The publication of U.S. Food and Drug Administration's (FDA's) first guidance on electronic records/electronic signatures was awaited with much anticipation by the industry. It was hoped that this regulation would provide clarity of FDA's intentions and enable firms to use computer technology to greater advantage.
On the surface it seemed that all was well, and we would soon realize substantial benefits from the adoption of electronic practices in lieu of our long-standing reliance on paper documents. The reality of the 21 CFR Part 11 regulations has proven quite different, however.
Interpretations of 21 CFR Part 11, whether by industry or FDA, have indicated that the perceived ease of use had to be tied to extraordinary efforts to safeguard individual identity, data integrity and other elements. As time has passed, many of us have witnessed the extraordinary efforts taken to implement 21 CFR Part 11 across our firms--at enormous costs in resources.
Perhaps some reflection on the subject is needed. A large part of the concern with 21 CFR Part 11 is focused on system security. After all, it was deemed unacceptable to accept that an unauthorized person could hack the system, alter data, change critical records and abuse the CGMPs (current good manufacturing practices) in a manner undetectable to either the firm or an FDA investigator. This task has proved quite daunting and has raised the bar substantially over the practices used for security of written records and hand-written signatures.
I've heard on numerous occasions from firms large and small that they will not move some practice or another to an electronic system to avoid the costs of 21 CFR Part 11 compliance. I know there are instances where conformance to 21 CFR Part 11 has been attained, but at what cost?
So whom do we trust? At the end of the day shouldn't we have the same trust in our employees whether they enter their signature with a keyboard or a pen? Electronics may eventually eliminate paper, but probably not in our lifetimes. So if we trust an employee to enter data of any kind, we must recognize that at the end of the day we must trust their skill, accuracy and principles. Errors of any type are inevitable; the "perfect" system doesn't exist, whether it be paper or electronic.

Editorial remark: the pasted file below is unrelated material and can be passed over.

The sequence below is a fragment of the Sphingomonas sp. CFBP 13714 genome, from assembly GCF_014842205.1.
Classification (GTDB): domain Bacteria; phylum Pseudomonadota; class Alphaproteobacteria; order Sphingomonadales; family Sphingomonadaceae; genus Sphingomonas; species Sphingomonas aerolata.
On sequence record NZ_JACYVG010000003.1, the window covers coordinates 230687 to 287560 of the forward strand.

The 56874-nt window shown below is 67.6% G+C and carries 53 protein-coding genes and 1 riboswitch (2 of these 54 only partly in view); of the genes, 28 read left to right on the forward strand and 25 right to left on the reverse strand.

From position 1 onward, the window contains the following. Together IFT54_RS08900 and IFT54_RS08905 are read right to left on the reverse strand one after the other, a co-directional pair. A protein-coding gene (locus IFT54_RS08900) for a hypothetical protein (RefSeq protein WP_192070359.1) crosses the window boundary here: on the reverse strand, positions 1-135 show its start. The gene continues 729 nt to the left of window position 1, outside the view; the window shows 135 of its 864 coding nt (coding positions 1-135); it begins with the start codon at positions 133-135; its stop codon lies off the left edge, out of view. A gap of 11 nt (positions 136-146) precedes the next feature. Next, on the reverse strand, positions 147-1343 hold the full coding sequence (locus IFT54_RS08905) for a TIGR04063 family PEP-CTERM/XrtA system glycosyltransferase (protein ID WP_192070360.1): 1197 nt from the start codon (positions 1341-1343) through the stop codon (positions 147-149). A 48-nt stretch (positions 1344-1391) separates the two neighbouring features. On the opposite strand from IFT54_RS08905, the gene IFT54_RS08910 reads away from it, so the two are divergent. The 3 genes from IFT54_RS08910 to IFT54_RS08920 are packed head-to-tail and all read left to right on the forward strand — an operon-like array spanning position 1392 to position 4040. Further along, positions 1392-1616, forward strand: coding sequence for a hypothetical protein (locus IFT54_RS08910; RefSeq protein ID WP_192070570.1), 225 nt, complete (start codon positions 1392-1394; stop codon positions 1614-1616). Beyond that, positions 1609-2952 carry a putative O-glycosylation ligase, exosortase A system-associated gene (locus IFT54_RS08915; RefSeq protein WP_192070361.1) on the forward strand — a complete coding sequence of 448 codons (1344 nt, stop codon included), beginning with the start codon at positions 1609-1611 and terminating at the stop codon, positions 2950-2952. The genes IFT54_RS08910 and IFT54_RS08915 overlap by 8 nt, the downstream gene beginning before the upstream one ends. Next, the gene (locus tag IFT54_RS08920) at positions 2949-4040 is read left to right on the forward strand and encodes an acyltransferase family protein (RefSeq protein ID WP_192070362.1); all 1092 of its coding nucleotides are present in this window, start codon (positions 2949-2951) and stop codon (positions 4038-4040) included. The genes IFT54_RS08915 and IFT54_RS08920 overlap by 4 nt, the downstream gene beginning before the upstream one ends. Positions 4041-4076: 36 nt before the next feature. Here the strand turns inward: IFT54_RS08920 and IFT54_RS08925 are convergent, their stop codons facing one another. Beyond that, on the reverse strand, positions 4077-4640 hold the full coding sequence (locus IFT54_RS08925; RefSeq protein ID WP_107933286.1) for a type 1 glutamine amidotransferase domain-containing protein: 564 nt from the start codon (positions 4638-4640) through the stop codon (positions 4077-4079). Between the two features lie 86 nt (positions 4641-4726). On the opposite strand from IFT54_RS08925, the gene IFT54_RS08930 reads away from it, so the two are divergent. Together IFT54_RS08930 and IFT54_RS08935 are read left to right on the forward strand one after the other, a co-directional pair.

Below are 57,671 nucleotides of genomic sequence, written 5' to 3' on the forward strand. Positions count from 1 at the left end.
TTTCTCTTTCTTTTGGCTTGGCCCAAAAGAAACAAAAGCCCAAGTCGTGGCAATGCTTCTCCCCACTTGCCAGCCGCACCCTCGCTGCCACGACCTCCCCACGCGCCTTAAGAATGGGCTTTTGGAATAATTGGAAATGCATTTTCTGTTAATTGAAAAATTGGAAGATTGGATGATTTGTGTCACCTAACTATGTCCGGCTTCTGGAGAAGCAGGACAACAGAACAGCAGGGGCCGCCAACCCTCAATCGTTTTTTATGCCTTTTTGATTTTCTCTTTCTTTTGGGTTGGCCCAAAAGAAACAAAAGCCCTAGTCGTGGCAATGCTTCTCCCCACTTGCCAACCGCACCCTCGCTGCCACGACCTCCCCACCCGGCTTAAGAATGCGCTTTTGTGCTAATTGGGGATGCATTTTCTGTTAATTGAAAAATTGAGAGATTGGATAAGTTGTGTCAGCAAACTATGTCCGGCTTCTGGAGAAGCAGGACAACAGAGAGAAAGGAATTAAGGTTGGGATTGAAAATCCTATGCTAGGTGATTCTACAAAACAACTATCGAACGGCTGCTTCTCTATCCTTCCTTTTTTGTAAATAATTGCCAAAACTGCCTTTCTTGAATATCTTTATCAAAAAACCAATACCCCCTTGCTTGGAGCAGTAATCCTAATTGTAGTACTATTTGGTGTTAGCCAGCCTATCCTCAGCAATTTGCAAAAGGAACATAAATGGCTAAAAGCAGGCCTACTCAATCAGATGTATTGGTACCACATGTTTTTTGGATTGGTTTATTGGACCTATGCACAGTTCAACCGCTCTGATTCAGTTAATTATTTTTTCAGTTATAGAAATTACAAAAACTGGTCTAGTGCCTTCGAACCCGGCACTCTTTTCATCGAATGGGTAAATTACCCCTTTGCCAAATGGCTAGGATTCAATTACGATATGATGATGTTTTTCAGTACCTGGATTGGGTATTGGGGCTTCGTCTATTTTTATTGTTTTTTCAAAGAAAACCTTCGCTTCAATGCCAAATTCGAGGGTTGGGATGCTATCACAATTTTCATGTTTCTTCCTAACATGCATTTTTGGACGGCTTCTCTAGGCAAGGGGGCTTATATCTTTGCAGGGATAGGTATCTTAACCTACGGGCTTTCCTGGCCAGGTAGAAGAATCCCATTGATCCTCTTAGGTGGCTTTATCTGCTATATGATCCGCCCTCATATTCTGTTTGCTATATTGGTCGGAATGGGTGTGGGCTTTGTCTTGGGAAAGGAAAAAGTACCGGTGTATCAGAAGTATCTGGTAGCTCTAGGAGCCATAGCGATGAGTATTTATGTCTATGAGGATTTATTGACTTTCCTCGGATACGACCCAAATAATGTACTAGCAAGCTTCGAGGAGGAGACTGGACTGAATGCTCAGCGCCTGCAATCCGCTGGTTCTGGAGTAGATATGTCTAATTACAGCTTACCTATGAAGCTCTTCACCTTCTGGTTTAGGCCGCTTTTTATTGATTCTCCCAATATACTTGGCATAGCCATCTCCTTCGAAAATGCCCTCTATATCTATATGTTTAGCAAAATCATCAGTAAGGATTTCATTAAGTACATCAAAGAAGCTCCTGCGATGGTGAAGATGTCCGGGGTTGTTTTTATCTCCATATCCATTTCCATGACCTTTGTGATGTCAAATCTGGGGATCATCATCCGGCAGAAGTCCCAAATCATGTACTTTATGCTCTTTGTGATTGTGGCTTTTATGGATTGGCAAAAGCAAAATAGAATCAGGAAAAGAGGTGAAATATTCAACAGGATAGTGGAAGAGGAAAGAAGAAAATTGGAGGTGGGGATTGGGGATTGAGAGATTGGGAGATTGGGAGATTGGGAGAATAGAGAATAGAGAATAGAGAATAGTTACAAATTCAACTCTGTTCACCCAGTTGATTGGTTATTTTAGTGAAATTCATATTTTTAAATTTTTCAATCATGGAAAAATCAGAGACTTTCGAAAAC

If we are to make drugs more affordable and accessible, regulation must not stand in the way of technological improvements. The CGMP regulations state, "Each person engaged in the manufacture, processing, packing or holding of a drug product shall have education, training and experience, or any combination thereof, to enable that person to perform the assigned functions." (21 CFR Part 211.25) While no mention is made of the individual's moral character and rectitude, there is clearly an implied understanding that each knows that he or she is acting in the best interests of the patient. If individuals have violated that implicit trust and if that criminality has been discovered, the FDA can disbar those individuals from further employment in the industry. (Seesections 306(a) and (b) of the Federal Food, Drug and Cosmetic Act.)
It is the moral responsibility of each of us to act in the best interests of the individual who will receive the product. Whether that requires us to use a pen, typewriter, word processor, sterilizer, high-performance liquid chromatography or any other piece of equipment, regardless of how complex, our obligation remains the same. Our systems must perform as required and be properly validated--a repetitive theme of CGMP regulations.
Whether the system is paper-driven or electronically supported, the requirements for validation are ever present and are adequate to ensure the integrity of our operations. Pursuing obscure aspects of electronic data security may not be in the best interests of the patient if, in doing so, we raise the cost or reduce the availability of medications.
James Agallocois president of Agalloco & Associates, a consulting firm to the pharmaceutical and biotechnology industry. He was previously employed at Bristol-Myers Squibb, Pfizer and Merck. He holds bachelor's and master's degrees in chemical engineering and a master of business administration degree in pharmaceutical studies. He is a past president and director of the Parenteral Drug Association and frequent author and lecturer on the subject of process and computer systems validation.